O come all ye faithful shows that conspiracy theories are not new in our time. Once scholars turned their attention to Christmas carols, its origins had been forgotten, but both the words and music turn out to be the work of John Francis Wade, an English Catholic born in 1711.
Eighteenth-century England knew nothing of religious liberty. Being Catholic was dangerous. The English Civil War that began in 1642 and ended with the beheading of King Charles I took place in part because Parliament suspected the king of Catholic leanings. The Glorious Revolution of 1689 deposed King James II specifically because a son had been born to that Catholic monarch and thus the throne would no longer naturally be passed down to his Protestant daughters.
When his younger daughter, Queen Anne, died without heir in 1714, Parliament feared the rest of the Stuart family, who were all Catholic. It gave the throne to a German relative (King George I), who happened to be Protestant. James had already tried to regain the throne by force. Both his son and grandson pursued their own claims, meeting military defeat in 1715, 1719, and 1745.
In the midst of all this political and religious strife, many English Catholics, including Wade in about 1731, went into exile in France. Wade made his living there by teaching music and making beautiful musical manuscripts. He apparently wrote the words (in Latin) and music to “Adeste fideles” some time between 1740 and 1743. Here is the first verse:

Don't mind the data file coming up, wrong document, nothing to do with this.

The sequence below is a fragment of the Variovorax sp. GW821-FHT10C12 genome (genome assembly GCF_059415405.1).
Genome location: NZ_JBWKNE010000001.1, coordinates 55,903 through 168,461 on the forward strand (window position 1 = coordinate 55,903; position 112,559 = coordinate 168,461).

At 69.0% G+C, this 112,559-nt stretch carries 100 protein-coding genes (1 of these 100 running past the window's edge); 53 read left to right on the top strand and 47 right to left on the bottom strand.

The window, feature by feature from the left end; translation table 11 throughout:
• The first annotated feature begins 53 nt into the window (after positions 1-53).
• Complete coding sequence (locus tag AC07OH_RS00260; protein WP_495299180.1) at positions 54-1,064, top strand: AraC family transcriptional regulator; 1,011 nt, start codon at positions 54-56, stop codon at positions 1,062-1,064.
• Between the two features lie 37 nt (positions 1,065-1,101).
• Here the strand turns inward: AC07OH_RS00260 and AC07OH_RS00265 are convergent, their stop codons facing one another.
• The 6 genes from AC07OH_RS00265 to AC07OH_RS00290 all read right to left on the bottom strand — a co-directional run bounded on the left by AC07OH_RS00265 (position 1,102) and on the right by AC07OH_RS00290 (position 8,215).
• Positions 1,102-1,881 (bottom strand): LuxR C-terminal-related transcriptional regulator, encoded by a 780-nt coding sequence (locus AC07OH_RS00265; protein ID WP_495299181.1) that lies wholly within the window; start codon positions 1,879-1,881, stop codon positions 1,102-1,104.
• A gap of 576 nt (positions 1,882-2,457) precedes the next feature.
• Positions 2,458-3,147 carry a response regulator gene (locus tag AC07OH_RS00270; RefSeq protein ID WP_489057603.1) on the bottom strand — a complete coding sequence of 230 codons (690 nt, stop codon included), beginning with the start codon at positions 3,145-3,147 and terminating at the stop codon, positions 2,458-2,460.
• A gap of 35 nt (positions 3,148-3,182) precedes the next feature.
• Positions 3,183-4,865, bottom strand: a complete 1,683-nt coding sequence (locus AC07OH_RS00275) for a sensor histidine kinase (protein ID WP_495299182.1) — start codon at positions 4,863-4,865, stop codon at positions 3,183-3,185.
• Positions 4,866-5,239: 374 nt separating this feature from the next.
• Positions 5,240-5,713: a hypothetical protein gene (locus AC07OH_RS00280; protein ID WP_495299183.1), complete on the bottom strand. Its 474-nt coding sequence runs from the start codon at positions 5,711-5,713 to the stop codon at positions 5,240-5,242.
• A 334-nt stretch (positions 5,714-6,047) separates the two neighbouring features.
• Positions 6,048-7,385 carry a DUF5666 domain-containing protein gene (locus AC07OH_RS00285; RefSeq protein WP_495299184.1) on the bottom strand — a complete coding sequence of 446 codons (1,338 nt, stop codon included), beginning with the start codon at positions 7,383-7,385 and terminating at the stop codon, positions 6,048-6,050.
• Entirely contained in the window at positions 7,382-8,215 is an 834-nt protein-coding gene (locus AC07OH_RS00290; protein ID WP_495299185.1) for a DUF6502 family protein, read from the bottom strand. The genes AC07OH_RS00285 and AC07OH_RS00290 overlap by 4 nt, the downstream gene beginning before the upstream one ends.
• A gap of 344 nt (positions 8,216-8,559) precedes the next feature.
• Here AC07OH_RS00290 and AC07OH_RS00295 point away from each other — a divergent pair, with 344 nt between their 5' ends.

Adeste, fideles læti, triumphantes;
Venite, venite in Bethlehem:
Natum videte Regem Angelorum.
Venite, adoremus Dominum.
Some English Protestants apparently suggested that the words had some hidden Jacobite meaning. According to this theory, “Bethlehem” was a standard code word for England. “Angelorum” means angels, but take away the “e” and it become “Anglorum,” or “English. So the first verse really meant to glorify Charles Stuart as king (‘regem” of England!
That may or may not be true, but after the final defeat of the Stuarts no one remembered such theories for long. Wade himself returned to England before his death. Both his words and music became popular all over Europe. The carol was first printed in England in 1782, but without attribution. Wade’s authorship remained unknown until more than two hundred years after he wrote it.
At least 50 English translations have appeared over the years. Frederick Oakeley, an English Anglican priest, made the most popular one in 1841. Ironically, he converted to Roman Catholicism in 1845. He changed his original first line, “Ye faithful, approach ye,” to the familiar and more singable “O come, all ye faithful” at about the same time.
And isn’t that the real message of the entire text? O come all ye faithful: Catholic, Protestant, Orthodox, Coptic, it doesn’t matter. Come and worship not only the King Angels, but the Lord of the Universe, born in human flesh to redeem all humanity from sin and death. Let us all adore him.
Sources: Hymns and Carols of Christmas; Christmas Classics: The Story Behind 40 Favorite Carols / by David McLaughlan (Barbour, 2010)